WindowFarm Setup

windowfarm systemI currently have two separate systems in my Window Farm, each of which can hold 3 plants.

Because the system on the left has an empty pot I actually only have 5 plants growing at the moment,...4 Basil and 1 Parsley. Each system uses a wooden dowel that I've hung from the ceiling and to which everything is connected. The net cups and clay pellets are held in upside-down water bottles with the sides cut out. The bottoms of the bottles are also cut out so each water bottle fits into the one below it.

You also need to cover the bottom section of the bottles to protect the roots and I've used black duct tape on one system while on the other one I took a bit more time and painted them turquoise which i had laying around. The upside-down water bottles are attached to the dowels with a combination of cable-ties and small wire ties. I've found that new electronic gear comes with plastic covered ties which are better then the usual paper covered bread ties.

There are two separate plastic tubes used. One is the vertical water lift tube that is attached to the dowel and runs from the bottom of the dowel to the top where it arches back down into the top plant pot in the stack. The 2nd tube is the air hose and runs from an aquarium pump to the water-lift tube. The end of this 2nd tube has a sports ball inflation needle on it and this air needle is inserted into a small slice cut in the vertical tube about 1.5 to 2 inches from the bottom. To attach the inflation needle, I wrapped it's threads in plumber's tape and forced it inside the tube coming from the air pump.

The mechanics of the system work like this, the vertical water-lift tube is open at the bottom and naturally fills with water to the level of the water in the jar. The air pump then forces air into this tube via the air insertion needle. Because the air rises after entering the water-lift tube, it pushes a little bead of water up to the top of the tube where it drips onto the top plant in the stack. Eventually this water will drip through all 3 plants and return to the jar. As the air pushes the water bead up the tube, new water enters the bottom of the water-lift tube replacing the water that is being lifted by the air bubbles. Once the tube is refilled with water, the air forces a bit more of it up the tube and through the system again.

Some tips

Be sure to NOT push the air insertion needle too far into the airlift tube. You want the air to get into the tube but you don't want to impede the water from filling the water-lift tube. Also, placement of the slot to insert the air needle into the airlift tube is critical. If it is too close to the bottom of the tube, the air will take the path of least resistance and exit the bottom of the tube instead of pushing the water up the tube.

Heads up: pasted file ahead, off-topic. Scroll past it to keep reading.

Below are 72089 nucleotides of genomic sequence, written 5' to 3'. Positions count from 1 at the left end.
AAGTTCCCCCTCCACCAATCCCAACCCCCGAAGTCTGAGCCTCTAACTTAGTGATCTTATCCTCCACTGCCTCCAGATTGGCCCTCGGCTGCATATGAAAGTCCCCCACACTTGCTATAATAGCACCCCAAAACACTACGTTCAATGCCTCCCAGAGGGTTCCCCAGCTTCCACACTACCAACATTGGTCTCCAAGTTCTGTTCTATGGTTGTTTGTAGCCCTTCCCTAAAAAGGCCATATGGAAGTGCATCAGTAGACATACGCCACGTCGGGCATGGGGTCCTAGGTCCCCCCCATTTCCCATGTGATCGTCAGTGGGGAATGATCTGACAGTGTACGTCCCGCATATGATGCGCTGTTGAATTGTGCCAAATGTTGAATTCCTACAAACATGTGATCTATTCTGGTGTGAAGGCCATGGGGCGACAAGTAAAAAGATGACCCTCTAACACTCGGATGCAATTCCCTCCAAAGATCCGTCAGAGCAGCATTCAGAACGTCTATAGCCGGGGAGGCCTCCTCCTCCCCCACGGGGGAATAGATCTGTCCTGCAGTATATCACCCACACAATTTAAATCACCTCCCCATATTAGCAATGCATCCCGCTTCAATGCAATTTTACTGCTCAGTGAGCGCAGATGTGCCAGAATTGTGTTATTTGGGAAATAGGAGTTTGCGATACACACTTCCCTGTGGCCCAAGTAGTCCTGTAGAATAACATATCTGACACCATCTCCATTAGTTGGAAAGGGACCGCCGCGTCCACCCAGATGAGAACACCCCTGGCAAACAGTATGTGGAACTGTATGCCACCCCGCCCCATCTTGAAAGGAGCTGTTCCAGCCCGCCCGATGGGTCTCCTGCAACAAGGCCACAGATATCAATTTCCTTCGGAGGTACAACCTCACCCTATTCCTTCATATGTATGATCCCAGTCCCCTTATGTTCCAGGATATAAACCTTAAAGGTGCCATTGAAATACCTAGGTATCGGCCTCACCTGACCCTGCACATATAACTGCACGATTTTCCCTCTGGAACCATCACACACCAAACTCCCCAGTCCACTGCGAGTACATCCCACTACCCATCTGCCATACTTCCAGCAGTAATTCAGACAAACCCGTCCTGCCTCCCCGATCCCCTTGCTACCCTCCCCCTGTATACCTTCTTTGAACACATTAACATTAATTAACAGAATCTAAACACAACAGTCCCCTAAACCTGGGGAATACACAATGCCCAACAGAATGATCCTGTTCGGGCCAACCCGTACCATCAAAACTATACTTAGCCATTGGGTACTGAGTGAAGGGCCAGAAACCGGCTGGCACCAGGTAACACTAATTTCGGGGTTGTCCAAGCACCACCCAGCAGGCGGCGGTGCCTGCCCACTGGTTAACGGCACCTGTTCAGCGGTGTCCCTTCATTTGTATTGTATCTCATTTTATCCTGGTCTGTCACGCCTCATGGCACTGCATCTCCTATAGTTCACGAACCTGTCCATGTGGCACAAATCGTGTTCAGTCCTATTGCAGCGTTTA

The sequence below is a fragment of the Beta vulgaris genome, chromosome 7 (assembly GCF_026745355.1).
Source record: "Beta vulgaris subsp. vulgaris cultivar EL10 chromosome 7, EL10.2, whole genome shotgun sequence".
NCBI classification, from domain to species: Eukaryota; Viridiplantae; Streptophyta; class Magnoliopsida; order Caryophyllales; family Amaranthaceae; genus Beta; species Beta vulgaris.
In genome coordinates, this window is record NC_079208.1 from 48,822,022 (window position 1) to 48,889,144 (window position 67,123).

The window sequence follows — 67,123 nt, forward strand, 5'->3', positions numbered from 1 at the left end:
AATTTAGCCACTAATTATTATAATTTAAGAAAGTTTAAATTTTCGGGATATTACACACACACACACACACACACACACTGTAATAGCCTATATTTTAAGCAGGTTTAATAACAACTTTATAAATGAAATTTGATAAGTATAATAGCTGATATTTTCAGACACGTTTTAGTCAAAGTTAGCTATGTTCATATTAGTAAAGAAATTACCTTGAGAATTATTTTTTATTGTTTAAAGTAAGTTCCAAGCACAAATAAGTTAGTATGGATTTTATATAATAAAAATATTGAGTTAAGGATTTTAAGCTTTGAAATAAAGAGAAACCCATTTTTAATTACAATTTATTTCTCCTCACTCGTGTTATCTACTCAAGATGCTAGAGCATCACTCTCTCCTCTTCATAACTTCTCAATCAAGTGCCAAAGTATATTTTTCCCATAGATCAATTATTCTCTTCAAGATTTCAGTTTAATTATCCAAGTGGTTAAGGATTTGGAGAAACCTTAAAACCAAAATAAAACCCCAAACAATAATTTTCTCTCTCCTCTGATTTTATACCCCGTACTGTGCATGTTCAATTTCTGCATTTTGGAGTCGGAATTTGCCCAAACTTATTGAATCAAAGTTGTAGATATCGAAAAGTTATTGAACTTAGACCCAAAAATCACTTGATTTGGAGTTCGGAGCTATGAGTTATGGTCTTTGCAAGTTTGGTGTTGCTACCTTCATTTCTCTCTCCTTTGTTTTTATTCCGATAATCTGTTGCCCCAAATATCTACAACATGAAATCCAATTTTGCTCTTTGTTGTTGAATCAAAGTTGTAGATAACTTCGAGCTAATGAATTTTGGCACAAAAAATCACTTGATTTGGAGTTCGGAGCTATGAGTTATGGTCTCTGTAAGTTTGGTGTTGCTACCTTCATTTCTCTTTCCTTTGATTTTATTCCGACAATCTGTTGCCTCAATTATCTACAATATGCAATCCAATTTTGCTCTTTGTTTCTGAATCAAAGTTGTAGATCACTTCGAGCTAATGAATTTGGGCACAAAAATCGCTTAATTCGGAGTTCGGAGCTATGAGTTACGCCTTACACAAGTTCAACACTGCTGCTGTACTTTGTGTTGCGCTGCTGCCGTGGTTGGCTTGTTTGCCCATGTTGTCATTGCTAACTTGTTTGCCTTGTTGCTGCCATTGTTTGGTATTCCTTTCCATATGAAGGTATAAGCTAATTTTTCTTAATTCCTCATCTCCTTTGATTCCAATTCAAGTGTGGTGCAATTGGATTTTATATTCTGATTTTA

My first crop in the spring of mainly Basil was amazing and I got a huge harvest from it. I shut the system down for a while but am now back up trying a winter crop of Basil. My aim is to perfect the growing of Basil so I can start up a home Pesto factory which I make from the leaves. Pesto can be made in large batches and then frozen in small dinner serving size cubes for later use. And I like Basil. I use it a fair amount in food I cook and having fresh Basil on hand at all times is a great thing.

The video below was made in the spring of 2011 with an earlier crop I was growing and explains how the system works. There are also close up pictures of the components down below on the page.

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The jar on the right uses 2 air hoses while one on the left uses only 1. The 1 hose system powered by the Elite 803 with the adjustable valve works much better for lifting water.

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The new Elite 803 and the Elite 799 which it replaced.
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The Elite 801 air pump
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The air hose where it is inserted into the vertical lift tube.
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The value coming from the 803 pump.
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Basil
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Basil
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The pill jar acts as a muffler to cut down on the water gurgling sound.
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Water being pushed up the vertical lift tube.
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I used the GROW(7-4-10) nutrient solution for the basil which they seemed to really love.

Every time I cleaned my water containers, I used the Sodium Metabisulphite to sanitize them before refilling with water. Could be overkill but I had the stuff on hand from brewing wine and thought I'd use it to ensure cleanliness.